A Quick Look at 23 Different Types of Poetry

poetry reading books on a table, tea cup flowers and poetry

No matter what your thoughts on “Instapoetry” are, it seems to have affected the way that society views poetry. Poetry is more than just rhyming words: it’s an expression of feelings and ideas crafted together using style and rhythm. But how many different types of poetry styles are there? Let’s take a look at a few of the different kinds.

Acrostic

Can be written using one word, name, or a phrase. The first letter of each line usually spells out the aforementioned word/name/phrase when read vertically.

Haiku

A style of Japanese poetry, typically about nature. Haikus are usually three lines long, with the first and third lines containing five syllables and the second line containing seven.

Free Verse

The name describes the form: a free verse poem is free of rules and patterns, and typically doesn’t rhyme.

Blackout

Based off a found text, blackout poetry usually begins with a print newspaper. Poets then cross out a majority of the existing text to draw attention to a few select words.

Open Field, or Open Space

This poetry form is distinguishable by the amount of white space it leaves on the page. The intent of each line is as a unit of breath and of utterance. Open field poetry (or open space poetry) are often considered avant-garde.

Ballad

A poem written to tell a story, often about a major event. In the English tradition, ballads are a popular narrative song that’s passed down orally, usually following a form of rhymed (ABCB) quatrains alternating four-stress and three-stress lines.

Ballade

An Old French verse form that usually consists of three eight-line stanzas and a four-line envoy, with a rhyme scheme of ababbcbcbcbc. The last line of the first stanza is repeated at the end of subsequent stanzas and the envoy.

Epic

A long, narrative poem where the heroic protagonist engages in an action of great mythic or historical significance.

Aubade

A love poem or song that welcomes or laments the arrival of dawn.

Canto

A long subsection of an epic or long narrative poem.

Epigram

A pithy, sometimes witty, poem.

Ode

An emotional lyric poem, often about a specific person, place, or object.

Limerick

A humorous five-line poem with an AABBA rhyme scheme.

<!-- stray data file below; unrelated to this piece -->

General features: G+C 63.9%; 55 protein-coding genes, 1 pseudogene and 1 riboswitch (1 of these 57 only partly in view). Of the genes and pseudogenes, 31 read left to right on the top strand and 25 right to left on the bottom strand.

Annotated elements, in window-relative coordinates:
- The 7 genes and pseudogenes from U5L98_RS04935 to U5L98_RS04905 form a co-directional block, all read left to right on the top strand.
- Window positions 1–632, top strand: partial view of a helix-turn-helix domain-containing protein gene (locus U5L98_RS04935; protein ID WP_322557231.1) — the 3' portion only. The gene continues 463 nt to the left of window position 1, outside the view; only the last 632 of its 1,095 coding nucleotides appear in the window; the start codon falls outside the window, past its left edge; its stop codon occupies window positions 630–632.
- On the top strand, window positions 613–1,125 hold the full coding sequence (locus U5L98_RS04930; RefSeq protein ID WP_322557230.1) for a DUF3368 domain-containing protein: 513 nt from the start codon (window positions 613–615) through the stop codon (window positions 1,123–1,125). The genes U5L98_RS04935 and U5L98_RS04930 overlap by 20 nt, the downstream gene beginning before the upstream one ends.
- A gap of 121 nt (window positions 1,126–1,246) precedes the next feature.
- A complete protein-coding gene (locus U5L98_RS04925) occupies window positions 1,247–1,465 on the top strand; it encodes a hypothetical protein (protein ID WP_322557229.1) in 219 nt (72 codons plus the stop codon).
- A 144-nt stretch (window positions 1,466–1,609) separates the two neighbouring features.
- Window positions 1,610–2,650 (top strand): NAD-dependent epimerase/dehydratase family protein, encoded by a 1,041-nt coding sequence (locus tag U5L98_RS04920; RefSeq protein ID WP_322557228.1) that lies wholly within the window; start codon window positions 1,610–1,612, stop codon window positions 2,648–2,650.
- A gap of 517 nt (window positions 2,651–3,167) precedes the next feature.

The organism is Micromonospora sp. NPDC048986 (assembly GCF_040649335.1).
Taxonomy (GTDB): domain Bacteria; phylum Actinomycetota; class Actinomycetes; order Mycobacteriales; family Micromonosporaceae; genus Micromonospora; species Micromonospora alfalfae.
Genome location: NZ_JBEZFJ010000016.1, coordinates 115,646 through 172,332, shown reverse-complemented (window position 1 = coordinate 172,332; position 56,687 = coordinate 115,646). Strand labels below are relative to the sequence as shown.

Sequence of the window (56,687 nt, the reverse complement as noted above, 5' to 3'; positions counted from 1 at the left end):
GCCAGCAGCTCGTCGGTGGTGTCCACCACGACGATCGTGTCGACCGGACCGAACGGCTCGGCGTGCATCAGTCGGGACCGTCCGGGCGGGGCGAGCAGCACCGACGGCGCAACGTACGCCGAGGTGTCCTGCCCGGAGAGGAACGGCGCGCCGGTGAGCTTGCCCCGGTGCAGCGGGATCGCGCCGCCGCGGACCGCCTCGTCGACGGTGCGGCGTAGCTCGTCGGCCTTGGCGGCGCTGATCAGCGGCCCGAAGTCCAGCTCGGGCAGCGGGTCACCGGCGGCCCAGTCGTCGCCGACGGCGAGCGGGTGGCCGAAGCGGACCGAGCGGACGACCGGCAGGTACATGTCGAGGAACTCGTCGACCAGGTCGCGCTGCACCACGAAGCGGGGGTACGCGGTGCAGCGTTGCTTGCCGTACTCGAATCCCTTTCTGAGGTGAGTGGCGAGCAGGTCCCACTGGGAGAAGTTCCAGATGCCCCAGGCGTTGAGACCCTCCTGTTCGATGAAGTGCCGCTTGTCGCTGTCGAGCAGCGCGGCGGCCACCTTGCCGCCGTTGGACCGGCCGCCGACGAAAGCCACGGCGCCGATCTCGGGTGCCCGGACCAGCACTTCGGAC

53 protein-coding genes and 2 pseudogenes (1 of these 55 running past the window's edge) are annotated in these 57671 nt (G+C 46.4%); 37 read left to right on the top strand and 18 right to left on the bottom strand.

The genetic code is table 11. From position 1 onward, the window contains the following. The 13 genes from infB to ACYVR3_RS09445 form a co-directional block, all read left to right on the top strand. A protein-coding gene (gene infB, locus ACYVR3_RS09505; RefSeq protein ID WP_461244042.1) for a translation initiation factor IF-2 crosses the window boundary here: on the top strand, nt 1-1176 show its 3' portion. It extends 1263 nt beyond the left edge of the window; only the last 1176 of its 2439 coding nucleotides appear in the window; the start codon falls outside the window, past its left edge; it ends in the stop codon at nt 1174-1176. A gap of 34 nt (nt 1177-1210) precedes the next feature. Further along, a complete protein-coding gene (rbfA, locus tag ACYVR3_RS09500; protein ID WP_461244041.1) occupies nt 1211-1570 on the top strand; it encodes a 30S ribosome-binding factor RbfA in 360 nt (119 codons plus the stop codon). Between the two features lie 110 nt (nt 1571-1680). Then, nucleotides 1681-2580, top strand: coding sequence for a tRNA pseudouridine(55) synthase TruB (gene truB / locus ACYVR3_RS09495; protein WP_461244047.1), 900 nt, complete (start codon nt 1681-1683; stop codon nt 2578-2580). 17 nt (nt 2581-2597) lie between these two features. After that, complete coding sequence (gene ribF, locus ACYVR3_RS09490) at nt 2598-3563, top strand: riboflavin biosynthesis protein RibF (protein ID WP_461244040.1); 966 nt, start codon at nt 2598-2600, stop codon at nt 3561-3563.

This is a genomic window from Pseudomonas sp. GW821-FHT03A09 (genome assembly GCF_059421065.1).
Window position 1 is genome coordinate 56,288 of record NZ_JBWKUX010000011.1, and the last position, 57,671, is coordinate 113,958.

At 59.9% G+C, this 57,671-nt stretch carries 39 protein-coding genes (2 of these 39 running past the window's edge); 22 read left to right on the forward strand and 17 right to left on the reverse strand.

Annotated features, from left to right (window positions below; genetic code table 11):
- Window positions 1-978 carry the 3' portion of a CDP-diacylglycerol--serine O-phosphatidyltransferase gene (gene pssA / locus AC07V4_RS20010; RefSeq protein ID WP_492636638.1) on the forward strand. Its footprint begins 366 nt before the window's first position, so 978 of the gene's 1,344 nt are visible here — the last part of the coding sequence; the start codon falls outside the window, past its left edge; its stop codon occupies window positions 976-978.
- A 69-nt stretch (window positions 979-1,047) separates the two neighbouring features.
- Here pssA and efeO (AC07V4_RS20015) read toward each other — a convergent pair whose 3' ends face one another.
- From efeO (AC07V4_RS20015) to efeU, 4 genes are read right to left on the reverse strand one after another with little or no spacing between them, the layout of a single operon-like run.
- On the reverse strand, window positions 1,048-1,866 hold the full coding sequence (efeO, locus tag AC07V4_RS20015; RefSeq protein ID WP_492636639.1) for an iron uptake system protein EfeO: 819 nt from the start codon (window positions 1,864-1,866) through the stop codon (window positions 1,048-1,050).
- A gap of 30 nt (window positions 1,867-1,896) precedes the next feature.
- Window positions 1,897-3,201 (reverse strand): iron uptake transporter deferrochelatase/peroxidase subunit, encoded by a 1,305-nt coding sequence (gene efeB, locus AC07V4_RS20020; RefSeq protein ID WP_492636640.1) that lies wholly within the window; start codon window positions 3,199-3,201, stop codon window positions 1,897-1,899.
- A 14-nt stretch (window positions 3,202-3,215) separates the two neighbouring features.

Found Poem

A prose text or texts reshaped by a poet into quasi-metrical lines. Fragments of found poetry may appear within an original poem as well.

Shape

A poem that describes an object, written in the shape of that object.

Diamante

A poem with seven lines that uses nouns, verbs, and adjectives to contrast two topics.

Elegy

Often a melancholy poem that laments its subject’s death but ends in consolation, from traditional English poetry. The “elegiac stanza,” not exclusive to elegies, is a quatrain with the rhyme scheme ABAB written in iambic pentameter.

Dirge

Typically composed to be performed at a funeral, a dirge is a brief hymn or song of lamentation and grief. It tends to be shorter and less meditative than an elegy in lyric poetry.

Couplet

A pair of successive rhyming lines, usually of the same length. A couplet is “closed” when the lines form a bounded grammatical unit like a sentence. The “heroine couplet” is written in iambic pentameter and features prominently in the work of 17th- and 18th-century didactic and satirical poets.

Doggerel

Bad verse traditional characterized by cliches, clumsiness, and irregular meter; often unintentionally humorous.

Eclogue

A brief, dramatic pastoral poem, set in an idyllic rural place with contrasting subject matter (urban, legal, political, or social issues).

Envoi (or Envoy)

The brief stanza that ends French poetic forms such as the ballade or sestina. It usually serves as a summation or a dedication to a particular person.

Epistle

A letter in verse, usually addressed to a person close to the writer. Its themes may be moral and philosophical, or intimate and sentimental. The epistle peaked in popularity in the 18th century, though Lord Byron and Robert Browning composed several in the next century. Less formal, more conversational versions of the epistle can be found in contemporary lyric poetry.

What’s your favorite type of poetry?

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